An arrest affidavit states Watkins, known on radio
frequencies as "White Noise," was creating interference and
illegally transmitting without having the required radio
operator license.  A member of a radio club met with Watkins
in January and told him to stop or the group would report
him to the Federal Communications Commission.

Officials said that the next day Watkins allegedly made
threats against the person who visited him and against other
members of the club, saying he would kill them with an AK-47
rifle.  These threats were reported to the police who
provided security at the club's next meeting.

At airtime, what motivated Watkins to make the alleged
threats or if the matter will go to trial is unknown.
(MySanantonio.com, KABB, KSAT, others)

**

ENFORCEMENT:  ARREST MADE IN UK UNLICENSED RADIO STATION
RAID

A United Kingdom man has been arrested in a raid on an
unlicensed radio station in Wolverhampton.

Police and officials from communications regulator Ofcom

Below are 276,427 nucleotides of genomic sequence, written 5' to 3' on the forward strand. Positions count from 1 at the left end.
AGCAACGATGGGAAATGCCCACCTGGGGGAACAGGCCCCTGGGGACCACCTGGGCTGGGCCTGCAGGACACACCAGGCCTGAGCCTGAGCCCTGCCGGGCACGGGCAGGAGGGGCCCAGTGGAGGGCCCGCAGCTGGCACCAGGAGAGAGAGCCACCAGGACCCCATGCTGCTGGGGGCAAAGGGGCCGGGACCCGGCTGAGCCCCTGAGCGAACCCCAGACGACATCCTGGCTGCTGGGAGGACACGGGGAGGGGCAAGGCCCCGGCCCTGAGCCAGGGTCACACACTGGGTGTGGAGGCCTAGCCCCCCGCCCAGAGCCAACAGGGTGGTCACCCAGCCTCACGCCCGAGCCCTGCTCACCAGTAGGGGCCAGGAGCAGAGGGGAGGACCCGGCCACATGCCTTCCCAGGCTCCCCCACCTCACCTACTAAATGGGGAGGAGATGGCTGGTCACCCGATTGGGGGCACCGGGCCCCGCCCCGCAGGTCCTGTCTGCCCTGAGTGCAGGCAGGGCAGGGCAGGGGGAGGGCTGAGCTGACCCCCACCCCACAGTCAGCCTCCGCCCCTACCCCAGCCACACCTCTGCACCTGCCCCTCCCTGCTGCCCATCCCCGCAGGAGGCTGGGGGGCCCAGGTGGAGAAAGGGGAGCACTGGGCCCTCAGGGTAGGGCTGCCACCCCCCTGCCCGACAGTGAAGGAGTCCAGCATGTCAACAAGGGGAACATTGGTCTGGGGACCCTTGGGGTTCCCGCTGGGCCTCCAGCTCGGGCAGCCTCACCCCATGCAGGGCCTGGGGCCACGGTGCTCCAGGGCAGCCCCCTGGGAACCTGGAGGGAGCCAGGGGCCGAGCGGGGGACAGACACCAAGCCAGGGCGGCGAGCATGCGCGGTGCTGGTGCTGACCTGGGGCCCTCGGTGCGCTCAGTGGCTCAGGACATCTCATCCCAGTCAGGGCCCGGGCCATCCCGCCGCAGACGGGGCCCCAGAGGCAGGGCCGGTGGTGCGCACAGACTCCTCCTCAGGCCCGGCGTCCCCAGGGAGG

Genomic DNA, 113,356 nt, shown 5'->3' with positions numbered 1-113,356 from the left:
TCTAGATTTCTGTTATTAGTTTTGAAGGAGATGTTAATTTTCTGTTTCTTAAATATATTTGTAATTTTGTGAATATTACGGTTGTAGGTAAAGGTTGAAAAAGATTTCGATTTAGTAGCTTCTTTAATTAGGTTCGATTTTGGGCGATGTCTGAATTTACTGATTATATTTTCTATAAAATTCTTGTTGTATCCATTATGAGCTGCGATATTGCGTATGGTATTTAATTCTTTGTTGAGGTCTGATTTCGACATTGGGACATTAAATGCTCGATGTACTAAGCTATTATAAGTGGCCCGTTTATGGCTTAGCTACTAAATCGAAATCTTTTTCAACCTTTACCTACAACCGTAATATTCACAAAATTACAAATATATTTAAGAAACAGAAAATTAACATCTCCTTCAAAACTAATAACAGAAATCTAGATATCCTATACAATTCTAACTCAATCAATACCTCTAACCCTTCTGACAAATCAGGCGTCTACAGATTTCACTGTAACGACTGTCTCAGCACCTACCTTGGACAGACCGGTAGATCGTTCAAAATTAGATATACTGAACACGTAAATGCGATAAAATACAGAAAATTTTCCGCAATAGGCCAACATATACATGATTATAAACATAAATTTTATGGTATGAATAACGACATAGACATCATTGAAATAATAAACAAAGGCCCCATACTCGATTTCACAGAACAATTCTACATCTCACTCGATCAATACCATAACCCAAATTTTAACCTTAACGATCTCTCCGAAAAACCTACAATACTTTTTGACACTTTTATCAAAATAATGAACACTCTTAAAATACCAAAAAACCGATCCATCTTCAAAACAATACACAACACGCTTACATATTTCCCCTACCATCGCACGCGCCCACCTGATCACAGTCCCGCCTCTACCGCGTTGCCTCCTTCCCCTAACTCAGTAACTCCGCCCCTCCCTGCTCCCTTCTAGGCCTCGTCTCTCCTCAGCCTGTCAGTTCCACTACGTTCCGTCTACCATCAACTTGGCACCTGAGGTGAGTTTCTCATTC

raided the premises in Park Village, early on Wednesday,
February 13th.  At that time equipment was also seized,
including microphones, a mixer, a computer and associated
cabling.

Police said the 33 year old man from the town of Dudley, was
arrested on suspicion of offences under the Wireless
Telegraphy Act 2006.  He has since been released on bail.
(BBC)

**

RADIO POLITICS:  CONGRESS MAY CHANGE FCC SUNSHINE RULE

A bipartisan group of lawmakers in both the House and the
Senate are reintroducing a bill to allow three or more
Federal Communications Commissioners to meet in private, as
long as no official agency action is taken.

Under current law, something known as the "sunshine" rule
prohibits more than two FCC commissioners from talking to
each other outside of a public meeting.  The FCC
Collaboration Act was reintroduced in the House by
Representatives Anna Eshoo, John Shimkus and Mike Doyle.
Senators Amy Klobuchar and Dean Heller plan to introduce the
Senate counterpart.

The bill got sidelined last year when it was tucked in as a
provision to a larger bill on FCC reform that Democratic
party did not support.  Otherwise, modifying the sunshine
rule is something both sides of the aisle support.  (Ad
Week, NAB)

**

RADIO LAW:  COURT RULES RFID NOT MARK OF THE BEAST

A very interesting court case that pitted a students
religious beliefs versus communications technology has been
decided.  Skeeter Nash, N5ASH, is near Houston with more:

--

A Texas student who refused to wear a radio tag that tracked
her movements on campus has lost a federal court appeal
against her school's ID policy.

According to news reports, the 15 year old declined to wear